Soil Stabilization – Key Conservation Practice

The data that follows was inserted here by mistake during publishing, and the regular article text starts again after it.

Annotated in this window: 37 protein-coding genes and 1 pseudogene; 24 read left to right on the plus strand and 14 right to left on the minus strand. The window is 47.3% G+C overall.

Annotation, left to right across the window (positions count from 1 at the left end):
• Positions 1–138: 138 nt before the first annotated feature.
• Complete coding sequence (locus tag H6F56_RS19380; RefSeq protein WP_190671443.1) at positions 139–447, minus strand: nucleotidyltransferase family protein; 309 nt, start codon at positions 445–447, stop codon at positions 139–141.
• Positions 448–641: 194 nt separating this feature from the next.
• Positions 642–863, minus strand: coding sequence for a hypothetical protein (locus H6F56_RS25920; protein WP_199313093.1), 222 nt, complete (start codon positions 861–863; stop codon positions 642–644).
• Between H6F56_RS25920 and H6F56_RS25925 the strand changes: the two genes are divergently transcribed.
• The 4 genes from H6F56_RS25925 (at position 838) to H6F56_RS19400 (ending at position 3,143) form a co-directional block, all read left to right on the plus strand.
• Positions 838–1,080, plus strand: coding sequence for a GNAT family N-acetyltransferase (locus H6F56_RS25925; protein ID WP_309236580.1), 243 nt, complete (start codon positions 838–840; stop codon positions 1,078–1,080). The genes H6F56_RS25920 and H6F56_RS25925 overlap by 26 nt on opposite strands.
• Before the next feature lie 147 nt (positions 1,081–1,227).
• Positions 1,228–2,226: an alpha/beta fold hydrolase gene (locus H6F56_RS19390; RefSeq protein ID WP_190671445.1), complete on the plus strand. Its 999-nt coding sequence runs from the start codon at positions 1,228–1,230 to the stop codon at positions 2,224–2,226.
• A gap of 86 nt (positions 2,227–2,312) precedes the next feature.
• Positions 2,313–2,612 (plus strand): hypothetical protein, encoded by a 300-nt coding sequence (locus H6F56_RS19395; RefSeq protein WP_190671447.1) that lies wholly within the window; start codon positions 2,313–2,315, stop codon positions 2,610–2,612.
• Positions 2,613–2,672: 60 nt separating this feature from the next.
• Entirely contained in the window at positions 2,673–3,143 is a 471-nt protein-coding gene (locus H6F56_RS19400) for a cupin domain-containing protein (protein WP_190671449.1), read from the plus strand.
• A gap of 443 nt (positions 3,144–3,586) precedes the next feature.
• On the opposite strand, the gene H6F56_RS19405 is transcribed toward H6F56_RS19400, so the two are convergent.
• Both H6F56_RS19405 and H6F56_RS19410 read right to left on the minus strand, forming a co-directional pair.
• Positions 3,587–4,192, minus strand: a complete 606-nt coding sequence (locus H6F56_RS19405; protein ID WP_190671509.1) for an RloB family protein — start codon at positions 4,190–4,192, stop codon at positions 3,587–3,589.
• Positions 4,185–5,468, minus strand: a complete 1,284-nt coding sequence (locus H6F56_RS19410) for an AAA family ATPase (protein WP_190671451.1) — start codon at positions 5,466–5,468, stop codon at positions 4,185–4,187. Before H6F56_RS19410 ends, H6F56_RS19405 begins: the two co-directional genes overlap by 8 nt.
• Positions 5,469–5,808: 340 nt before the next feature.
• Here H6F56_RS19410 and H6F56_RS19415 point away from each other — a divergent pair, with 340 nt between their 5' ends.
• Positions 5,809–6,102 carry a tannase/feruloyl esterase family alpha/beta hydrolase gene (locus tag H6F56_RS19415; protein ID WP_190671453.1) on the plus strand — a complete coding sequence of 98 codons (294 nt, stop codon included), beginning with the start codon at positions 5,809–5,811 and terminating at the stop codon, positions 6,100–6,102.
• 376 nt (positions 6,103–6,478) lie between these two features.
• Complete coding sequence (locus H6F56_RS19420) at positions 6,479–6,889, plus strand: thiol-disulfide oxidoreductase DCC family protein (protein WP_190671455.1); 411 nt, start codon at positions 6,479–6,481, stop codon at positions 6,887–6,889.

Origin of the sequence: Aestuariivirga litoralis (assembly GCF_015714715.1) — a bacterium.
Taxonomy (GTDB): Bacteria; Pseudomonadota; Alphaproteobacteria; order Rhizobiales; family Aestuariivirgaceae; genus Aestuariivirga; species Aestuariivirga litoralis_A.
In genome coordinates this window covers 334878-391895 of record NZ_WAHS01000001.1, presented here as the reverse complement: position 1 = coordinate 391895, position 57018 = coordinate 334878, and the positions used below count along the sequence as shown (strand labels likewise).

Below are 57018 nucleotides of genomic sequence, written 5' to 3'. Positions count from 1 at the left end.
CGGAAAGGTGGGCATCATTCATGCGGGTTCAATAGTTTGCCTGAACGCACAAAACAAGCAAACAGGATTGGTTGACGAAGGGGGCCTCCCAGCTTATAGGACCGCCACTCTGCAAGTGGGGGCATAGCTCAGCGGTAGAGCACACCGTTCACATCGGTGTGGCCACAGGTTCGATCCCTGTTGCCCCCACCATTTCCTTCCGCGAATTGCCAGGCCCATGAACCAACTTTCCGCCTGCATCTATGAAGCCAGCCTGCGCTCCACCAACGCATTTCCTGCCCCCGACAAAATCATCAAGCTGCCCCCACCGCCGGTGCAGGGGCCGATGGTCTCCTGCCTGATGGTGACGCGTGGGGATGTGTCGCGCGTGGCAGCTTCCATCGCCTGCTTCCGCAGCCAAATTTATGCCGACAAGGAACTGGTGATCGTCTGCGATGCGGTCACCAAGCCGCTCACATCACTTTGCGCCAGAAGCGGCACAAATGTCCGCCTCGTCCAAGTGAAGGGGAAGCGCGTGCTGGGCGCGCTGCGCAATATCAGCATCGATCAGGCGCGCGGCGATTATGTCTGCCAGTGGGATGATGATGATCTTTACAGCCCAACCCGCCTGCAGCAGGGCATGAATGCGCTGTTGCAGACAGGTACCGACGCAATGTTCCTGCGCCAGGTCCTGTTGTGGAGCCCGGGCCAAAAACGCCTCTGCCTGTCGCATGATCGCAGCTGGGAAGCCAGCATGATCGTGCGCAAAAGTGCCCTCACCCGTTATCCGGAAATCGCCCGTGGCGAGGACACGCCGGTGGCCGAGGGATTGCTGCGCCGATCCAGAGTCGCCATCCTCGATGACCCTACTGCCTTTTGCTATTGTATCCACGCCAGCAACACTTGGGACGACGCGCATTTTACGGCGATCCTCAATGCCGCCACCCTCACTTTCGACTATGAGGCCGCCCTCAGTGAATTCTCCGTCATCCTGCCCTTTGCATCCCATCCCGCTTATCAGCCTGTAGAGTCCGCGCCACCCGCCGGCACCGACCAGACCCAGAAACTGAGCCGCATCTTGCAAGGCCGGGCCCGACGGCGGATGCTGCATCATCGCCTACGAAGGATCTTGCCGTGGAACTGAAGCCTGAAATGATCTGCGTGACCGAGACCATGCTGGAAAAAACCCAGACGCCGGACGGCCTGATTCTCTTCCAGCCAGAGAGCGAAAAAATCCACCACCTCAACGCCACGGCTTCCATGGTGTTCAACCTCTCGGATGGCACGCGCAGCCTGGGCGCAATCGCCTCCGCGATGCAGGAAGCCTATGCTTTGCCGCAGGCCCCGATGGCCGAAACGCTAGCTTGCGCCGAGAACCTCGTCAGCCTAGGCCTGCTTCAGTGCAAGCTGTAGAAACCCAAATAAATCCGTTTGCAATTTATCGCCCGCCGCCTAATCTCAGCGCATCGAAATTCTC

Here at OCSCD we know stabilization is a key conservation practice. Soil health is dependent on the protection of soil even during the nongrowing season. A bare condition leaves the soil vulnerable to nutrient loss, erosion by wind and water, and is destructive to soil microbes. This time of year, when the ground is bare and not yet prime for new seeding work, the New Jersey Soil Erosion and Sediment Control Standards have a solution. Temporary stabilization is a great way to cover bare or disturbed areas subject to erosion in non-seeding months. The best way to temporarily stabilize areas is with straw mulch, tack and a temporary seed mix, such as annual ryegrass or spring oats. (See the NJ Soil Erosion and Sediment Control Standards for Temporary Vegetative Cover for Soil Stabilization.) If permanent seeding is a priority in March, there are several seed mixtures approved in the NJ Soil Erosion and Sediment Control Standards for Permanent Vegetative Cover for Soil Stabilization that have optimal planting dates between March 1st and April 30th for Ocean County‚Äôs hardiness zones, see Table 4-3.